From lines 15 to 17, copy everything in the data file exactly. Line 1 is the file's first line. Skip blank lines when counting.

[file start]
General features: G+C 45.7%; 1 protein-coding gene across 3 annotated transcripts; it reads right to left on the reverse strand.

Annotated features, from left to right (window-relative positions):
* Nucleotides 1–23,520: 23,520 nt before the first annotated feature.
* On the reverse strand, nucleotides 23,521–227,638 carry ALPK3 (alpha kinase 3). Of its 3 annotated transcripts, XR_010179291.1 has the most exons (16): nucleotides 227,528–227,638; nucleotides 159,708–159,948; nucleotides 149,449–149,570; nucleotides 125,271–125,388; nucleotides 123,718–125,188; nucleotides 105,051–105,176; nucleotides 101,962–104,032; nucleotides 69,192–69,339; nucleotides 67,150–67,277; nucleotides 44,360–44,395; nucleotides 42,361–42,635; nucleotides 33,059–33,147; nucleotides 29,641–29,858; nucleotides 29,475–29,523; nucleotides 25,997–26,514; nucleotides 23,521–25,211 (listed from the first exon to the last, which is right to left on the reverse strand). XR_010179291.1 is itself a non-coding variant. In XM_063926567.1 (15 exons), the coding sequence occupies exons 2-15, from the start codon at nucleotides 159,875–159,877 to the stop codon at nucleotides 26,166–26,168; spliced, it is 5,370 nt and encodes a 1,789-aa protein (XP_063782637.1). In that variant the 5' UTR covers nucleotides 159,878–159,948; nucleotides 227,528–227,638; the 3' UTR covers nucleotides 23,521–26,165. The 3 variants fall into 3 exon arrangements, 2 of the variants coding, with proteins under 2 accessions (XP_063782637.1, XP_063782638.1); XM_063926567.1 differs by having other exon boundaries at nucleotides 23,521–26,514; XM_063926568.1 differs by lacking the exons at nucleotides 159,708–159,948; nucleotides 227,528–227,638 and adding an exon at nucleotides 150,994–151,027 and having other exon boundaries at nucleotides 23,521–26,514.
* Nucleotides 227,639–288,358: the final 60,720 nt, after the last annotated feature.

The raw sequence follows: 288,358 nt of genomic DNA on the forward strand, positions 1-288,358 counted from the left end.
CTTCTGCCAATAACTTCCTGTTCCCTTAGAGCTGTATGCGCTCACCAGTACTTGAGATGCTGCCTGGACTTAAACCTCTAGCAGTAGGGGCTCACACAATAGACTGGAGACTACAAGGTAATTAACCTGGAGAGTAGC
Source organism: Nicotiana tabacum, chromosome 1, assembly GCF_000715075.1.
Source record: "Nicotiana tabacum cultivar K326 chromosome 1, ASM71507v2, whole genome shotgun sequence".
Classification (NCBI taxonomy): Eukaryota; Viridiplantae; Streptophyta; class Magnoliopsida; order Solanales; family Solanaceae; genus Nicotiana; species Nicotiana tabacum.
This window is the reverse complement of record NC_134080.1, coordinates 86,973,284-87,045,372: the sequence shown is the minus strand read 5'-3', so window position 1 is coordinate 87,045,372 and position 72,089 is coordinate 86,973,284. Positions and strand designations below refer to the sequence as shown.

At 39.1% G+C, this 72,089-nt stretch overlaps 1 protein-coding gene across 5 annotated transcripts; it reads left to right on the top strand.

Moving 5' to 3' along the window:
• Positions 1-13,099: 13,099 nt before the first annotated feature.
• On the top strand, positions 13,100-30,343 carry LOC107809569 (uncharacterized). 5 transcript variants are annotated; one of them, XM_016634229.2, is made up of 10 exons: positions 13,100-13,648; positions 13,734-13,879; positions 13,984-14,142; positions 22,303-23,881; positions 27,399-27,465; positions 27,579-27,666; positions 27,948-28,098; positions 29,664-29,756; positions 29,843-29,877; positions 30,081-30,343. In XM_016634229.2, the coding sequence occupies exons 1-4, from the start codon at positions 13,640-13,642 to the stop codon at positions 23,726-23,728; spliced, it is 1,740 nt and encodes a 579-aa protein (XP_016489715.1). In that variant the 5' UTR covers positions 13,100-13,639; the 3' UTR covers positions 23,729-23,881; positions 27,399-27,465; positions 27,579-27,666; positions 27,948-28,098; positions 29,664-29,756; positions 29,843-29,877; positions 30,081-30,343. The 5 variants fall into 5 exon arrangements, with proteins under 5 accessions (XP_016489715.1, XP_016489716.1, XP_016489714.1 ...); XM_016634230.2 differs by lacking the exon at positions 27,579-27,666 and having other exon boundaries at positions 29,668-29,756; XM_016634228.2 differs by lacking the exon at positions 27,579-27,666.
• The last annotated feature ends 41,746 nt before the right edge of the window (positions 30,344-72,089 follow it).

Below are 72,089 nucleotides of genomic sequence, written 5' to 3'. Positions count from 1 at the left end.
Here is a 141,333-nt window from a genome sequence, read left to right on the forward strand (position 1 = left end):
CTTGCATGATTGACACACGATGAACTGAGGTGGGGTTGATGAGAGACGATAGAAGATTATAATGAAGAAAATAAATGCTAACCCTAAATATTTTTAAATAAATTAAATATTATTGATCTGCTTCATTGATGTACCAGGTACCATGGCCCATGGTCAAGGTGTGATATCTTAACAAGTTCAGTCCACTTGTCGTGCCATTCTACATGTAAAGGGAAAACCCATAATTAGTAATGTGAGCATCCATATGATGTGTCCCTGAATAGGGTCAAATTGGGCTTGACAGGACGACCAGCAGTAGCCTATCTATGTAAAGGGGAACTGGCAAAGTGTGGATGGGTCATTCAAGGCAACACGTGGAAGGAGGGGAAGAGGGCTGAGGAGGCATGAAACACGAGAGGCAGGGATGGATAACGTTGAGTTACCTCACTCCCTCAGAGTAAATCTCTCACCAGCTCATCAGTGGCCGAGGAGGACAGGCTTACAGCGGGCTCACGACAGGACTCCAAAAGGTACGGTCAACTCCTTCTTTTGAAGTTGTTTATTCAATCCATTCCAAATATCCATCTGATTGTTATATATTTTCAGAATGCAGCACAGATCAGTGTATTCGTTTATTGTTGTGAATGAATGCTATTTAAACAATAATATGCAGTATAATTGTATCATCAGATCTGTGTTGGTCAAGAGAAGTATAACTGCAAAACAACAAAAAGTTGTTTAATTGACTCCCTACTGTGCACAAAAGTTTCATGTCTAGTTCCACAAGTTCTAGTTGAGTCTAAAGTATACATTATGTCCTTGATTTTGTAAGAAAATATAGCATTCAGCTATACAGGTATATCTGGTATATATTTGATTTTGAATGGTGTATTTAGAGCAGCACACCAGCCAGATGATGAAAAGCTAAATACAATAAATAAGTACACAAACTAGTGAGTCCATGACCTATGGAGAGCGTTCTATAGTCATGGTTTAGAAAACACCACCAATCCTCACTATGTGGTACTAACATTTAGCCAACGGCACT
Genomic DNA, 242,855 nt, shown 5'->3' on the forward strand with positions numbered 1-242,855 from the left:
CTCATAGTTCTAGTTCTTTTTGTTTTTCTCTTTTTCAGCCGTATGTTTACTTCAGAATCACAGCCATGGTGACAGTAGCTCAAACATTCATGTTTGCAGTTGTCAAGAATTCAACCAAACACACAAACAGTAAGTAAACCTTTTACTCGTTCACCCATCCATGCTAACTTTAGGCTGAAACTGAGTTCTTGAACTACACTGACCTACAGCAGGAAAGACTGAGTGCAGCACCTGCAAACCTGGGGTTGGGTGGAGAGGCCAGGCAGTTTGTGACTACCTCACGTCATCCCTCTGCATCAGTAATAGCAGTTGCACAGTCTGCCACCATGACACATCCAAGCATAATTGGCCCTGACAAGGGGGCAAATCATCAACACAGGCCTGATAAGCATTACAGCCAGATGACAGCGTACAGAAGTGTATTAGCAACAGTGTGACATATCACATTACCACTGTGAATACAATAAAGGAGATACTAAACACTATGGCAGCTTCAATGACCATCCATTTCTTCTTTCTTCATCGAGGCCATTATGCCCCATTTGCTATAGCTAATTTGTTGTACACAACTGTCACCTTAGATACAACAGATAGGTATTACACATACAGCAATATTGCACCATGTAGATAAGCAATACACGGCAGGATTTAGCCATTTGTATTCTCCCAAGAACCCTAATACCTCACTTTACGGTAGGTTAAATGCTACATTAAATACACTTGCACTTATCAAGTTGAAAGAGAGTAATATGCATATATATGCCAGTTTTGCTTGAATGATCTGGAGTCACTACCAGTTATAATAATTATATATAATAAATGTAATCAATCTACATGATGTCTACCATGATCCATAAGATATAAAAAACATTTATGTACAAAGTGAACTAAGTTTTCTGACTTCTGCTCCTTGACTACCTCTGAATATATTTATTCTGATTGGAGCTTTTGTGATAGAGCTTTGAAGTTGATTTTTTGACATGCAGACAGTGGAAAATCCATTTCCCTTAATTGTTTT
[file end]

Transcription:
• On the top strand, positions 13,100-30,343 carry LOC107809569 (uncharacterized). 5 transcript variants are annotated; one of them, XM_016634229.2, is made up of 10 exons: positions 13,100-13,648; positions 13,734-13,879; positions 13,984-14,142; positions 22,303-23,881; positions 27,399-27,465; positions 27,579-27,666; positions 27,948-28,098; positions 29,664-29,756; positions 29,843-29,877; positions 30,081-30,343. In XM_016634229.2, the coding sequence occupies exons 1-4, from the start codon at positions 13,640-13,642 to the stop codon at positions 23,726-23,728; spliced, it is 1,740 nt and encodes a 579-aa protein (XP_016489715.1). In that variant the 5' UTR covers positions 13,100-13,639; the 3' UTR covers positions 23,729-23,881; positions 27,399-27,465; positions 27,579-27,666; positions 27,948-28,098; positions 29,664-29,756; positions 29,843-29,877; positions 30,081-30,343. The 5 variants fall into 5 exon arrangements, with proteins under 5 accessions (XP_016489715.1, XP_016489716.1, XP_016489714.1 ...); XM_016634230.2 differs by lacking the exon at positions 27,579-27,666 and having other exon boundaries at positions 29,668-29,756; XM_016634228.2 differs by lacking the exon at positions 27,579-27,666.
• The last annotated feature ends 41,746 nt before the right edge of the window (positions 30,344-72,089 follow it).

Below are 72,089 nucleotides of genomic sequence, written 5' to 3'. Positions count from 1 at the left end.